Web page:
Co-ops campaign against controversial free trade zone

Controversial negotiations between the EU and the USA are intensifying as they try to reach a bilateral trade agreement by the end of the year – and a...

Controversial negotiations between the EU and the USA are intensifying as they try to reach a bilateral trade agreement by the end of the year – and a number of co-operatives have signed up to a campaign against the deal.

The Transatlantic Trade and Investment Partnership (TTIP) is an attempt to create the world’s largest free-trade zone. The US and EU are currently looking at three main pillars related to trade: market access, regulatory co-operation and rules.

The campaign Business against TTIP argues that the deal will force UK businesses into unfair competition with US firms with lower standards and lower costs. Signatories have also raised concerns over the social, health and environmental standards across Europe.

The EU’s chief negotiatior on TTIP, Ignacio Garcīa Bercero says the two sides will be stepping up their efforts to conclude talks in 2016. In the coming weeks they will discuss public procurement – an issue the EU and the USA have yet to agree on.

“We share an understanding that everything we do should respect the level of protection enshrined in our respective legislation,” he said at a press conference after the last talks. “Co-operation is only possible if the level of protection for citizens improves, or at least stays the same.”

Dan Mullaney, Chief US Negotiator for the Transatlantic Trade and Investment Partnership (TTIP), and Ignacio Garcia Bercero, Chief EU Negotiator for the TTIP [photo: European Union]
Dan Mullaney, Chief US Negotiator for the Transatlantic Trade and Investment Partnership (TTIP), and Ignacio Garcia Bercero, Chief EU Negotiator for the TTIP [photo: European Union]
TTIP would not change the way the EU regulated on public policies such as food safety or environmental protection, he claimed – but critics fear otherwise.

Some co-operatives say that by harmonising regulatory standards, the EU standards on food and safety could be brought closer to those of the USA.

Another worry is the potential introduction of Investor-State Dispute Settlements, which would allow foreign investors to sue governments if those governments’ policies cause a loss of profits.

The EU’s TTIP negotiating texts, which are available online, highlight that the deal would not change existing food safety rules in either the EU or the USA but that it would seek to “remove unnecessary trade barriers”.

One of the EU’s objectives would be a single approval process for exports from all EU countries, just like there is a single approval process for US exports to the EU.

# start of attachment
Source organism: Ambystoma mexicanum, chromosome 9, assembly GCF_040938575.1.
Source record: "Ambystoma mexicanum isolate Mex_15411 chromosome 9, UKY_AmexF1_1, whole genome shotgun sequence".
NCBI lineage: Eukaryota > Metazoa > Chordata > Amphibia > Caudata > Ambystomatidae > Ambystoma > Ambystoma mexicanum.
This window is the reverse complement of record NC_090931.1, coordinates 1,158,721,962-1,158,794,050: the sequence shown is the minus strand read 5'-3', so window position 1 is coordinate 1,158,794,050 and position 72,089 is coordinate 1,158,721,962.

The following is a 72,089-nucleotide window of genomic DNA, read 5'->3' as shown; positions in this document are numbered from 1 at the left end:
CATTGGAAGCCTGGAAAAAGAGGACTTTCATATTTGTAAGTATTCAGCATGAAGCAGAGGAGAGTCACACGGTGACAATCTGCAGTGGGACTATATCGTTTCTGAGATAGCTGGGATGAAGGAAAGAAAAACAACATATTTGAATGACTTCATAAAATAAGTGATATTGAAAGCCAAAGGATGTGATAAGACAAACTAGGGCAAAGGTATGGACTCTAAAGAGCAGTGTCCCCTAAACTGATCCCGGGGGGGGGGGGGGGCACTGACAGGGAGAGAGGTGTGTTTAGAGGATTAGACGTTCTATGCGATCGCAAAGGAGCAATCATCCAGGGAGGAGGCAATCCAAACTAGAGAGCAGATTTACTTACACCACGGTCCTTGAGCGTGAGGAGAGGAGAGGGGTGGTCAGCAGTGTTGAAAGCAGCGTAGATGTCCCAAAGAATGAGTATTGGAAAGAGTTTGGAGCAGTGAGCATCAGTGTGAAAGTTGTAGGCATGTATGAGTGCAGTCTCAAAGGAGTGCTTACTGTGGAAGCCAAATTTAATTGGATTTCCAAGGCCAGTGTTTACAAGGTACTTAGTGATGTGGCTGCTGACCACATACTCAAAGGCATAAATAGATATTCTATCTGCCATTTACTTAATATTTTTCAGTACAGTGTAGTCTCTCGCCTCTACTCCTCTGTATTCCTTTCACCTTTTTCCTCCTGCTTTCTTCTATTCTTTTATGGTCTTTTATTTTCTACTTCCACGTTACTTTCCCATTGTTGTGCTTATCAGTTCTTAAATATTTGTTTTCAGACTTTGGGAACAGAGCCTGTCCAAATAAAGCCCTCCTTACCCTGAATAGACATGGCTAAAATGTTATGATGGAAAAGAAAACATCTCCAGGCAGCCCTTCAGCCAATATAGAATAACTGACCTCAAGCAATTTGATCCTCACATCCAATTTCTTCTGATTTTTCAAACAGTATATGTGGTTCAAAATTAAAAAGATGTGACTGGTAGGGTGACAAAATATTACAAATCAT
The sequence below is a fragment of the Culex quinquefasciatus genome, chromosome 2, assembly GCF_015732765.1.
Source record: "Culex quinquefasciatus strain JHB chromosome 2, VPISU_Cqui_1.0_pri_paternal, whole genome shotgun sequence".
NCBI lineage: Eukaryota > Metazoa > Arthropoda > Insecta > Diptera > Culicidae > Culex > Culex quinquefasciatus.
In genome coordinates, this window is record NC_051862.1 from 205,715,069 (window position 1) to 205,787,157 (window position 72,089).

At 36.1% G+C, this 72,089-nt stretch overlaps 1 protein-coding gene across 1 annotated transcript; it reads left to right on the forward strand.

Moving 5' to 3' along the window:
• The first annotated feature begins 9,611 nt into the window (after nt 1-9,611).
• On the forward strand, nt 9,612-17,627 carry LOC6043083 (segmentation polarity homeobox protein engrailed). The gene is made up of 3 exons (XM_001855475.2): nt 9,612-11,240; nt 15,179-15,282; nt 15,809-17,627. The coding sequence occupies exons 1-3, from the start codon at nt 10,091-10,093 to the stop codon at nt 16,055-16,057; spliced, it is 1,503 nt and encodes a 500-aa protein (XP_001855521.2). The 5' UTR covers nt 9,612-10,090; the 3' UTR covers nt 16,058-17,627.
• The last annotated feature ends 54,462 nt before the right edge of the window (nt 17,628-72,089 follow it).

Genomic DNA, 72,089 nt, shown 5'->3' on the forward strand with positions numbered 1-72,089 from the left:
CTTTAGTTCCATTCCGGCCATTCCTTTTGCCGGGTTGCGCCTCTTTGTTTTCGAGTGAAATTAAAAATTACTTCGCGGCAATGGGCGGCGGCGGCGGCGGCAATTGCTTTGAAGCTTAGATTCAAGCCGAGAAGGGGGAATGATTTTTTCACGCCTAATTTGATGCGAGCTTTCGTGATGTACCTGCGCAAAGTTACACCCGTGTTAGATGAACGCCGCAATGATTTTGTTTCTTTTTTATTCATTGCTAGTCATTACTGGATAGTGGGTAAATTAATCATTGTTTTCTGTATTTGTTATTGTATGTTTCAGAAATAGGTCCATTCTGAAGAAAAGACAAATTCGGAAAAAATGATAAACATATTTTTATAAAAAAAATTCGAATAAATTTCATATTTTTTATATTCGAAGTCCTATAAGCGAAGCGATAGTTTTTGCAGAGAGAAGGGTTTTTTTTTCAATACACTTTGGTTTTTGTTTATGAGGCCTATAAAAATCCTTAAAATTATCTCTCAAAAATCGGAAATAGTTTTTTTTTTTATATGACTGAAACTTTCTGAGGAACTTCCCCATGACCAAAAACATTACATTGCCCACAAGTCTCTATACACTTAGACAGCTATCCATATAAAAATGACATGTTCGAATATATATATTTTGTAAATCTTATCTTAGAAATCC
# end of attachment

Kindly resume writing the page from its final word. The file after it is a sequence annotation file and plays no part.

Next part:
Supporters of the deal also argue that TTIP could open the USA’s federal government procurement market to EU companies.

In a series of leaflets released on the TTIP, the UK government estimates that a family of four will benefit by £400 a year from the deal. It also says that TTIP will directly benefit small businesses, which will find it easier to export due to reducing duplication and red tape.

CSR expert Paul Monaghan has topped a global leader poll
Paul Monaghan from Up the Ethics

Paul Monaghan, director of Up the Ethics, is one of the signatories of the pledge.

He said: “It would be utterly wrong (not to mention undemocratic) for Europe to roll back hard-fought environmental legislation that has done so much to improve the quality of people’s lives. Any social enterprises aiming to develop a sustainable business model need to be concerned about TTIP and its potential to favour the unscrupulous and force a race to the bottom.”

Debbie Clarke, member of Unicorn Grocery worker co-operative, which sells organic foods in Manchester, has also signed up against TTIP.

She said: “We are deeply concerned about the threats TTIP poses to labour standards, animal welfare, environmental protection and democracy itself.

“The agreement’s focus on reducing ‘non-tariff barriers to trade’ is a recipe for reducing environmental and safety standards, allowing multinationals to sue governments in highly dubious ’corporate courts’ for harming their profit-making ability.

“If it goes ahead, TTIP could become the new model for future trade agreements worldwide. That’s not the direction we want to be heading in, and we think a lot of other co-ops will feel similarly.”

Other co-op signatories to the Businesses against TTIP include Suma Wholefoods, SEED Co-op Ltd, Infinity Wholefoods and Ethical Consumer Research Association, a worker co-operative and the UK’s leading alternative consumer organisation.

Signing the pledge, Suzi Silva from Infinity Wholefoods co-operative, said: “People need to know this is about to happen, come together and make the change so that it does not.”

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